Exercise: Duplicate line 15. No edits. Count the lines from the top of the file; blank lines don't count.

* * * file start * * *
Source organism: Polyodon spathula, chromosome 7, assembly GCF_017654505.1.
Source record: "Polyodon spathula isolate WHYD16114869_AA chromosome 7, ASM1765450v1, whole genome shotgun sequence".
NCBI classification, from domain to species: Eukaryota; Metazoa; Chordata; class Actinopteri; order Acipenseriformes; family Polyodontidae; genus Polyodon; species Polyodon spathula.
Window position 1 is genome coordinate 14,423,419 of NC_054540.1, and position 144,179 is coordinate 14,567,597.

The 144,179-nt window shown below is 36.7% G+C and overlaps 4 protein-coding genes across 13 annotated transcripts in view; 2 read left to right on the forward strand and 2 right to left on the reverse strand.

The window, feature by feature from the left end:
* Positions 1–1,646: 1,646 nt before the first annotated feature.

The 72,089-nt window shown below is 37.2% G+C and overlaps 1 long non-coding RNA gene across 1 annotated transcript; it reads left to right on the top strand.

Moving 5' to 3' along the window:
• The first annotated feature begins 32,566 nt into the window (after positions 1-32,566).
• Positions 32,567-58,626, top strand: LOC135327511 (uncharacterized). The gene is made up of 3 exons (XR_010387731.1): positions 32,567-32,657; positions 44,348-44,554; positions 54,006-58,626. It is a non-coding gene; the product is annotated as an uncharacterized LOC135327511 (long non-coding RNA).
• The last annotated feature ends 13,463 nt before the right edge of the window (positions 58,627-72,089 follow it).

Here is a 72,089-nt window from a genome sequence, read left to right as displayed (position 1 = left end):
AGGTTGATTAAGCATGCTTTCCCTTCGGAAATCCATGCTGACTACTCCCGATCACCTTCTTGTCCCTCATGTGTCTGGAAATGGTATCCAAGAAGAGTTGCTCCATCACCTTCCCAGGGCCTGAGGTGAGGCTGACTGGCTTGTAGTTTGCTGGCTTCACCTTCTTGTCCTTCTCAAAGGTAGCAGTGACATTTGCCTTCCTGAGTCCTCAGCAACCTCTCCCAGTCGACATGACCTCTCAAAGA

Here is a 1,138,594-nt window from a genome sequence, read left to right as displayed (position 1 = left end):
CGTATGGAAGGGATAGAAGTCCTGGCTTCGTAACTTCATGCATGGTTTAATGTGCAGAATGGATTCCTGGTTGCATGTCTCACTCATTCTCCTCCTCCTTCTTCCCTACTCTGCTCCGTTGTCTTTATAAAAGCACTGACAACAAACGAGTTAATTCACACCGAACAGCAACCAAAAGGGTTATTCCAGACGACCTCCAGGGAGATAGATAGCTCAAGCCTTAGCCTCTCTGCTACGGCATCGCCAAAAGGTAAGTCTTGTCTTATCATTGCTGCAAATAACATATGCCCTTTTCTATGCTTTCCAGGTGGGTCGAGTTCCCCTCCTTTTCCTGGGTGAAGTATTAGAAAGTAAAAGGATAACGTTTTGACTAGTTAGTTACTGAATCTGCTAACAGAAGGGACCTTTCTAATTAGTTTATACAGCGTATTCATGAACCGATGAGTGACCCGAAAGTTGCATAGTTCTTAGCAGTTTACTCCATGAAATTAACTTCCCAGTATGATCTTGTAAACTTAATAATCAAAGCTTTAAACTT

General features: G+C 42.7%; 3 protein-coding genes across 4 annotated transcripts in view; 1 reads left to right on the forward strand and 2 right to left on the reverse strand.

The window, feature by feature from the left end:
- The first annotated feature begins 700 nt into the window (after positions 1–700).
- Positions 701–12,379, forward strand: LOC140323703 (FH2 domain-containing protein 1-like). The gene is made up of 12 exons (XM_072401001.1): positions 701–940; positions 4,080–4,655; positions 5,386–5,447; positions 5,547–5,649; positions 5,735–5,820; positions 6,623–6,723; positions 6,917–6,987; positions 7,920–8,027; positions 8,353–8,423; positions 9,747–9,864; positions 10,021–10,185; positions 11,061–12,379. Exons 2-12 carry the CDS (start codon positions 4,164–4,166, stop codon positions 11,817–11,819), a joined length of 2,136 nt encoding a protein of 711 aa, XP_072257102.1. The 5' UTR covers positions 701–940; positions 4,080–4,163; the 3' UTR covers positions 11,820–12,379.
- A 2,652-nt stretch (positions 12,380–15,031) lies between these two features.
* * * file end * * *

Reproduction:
Here is a 1,138,594-nt window from a genome sequence, read left to right as displayed (position 1 = left end):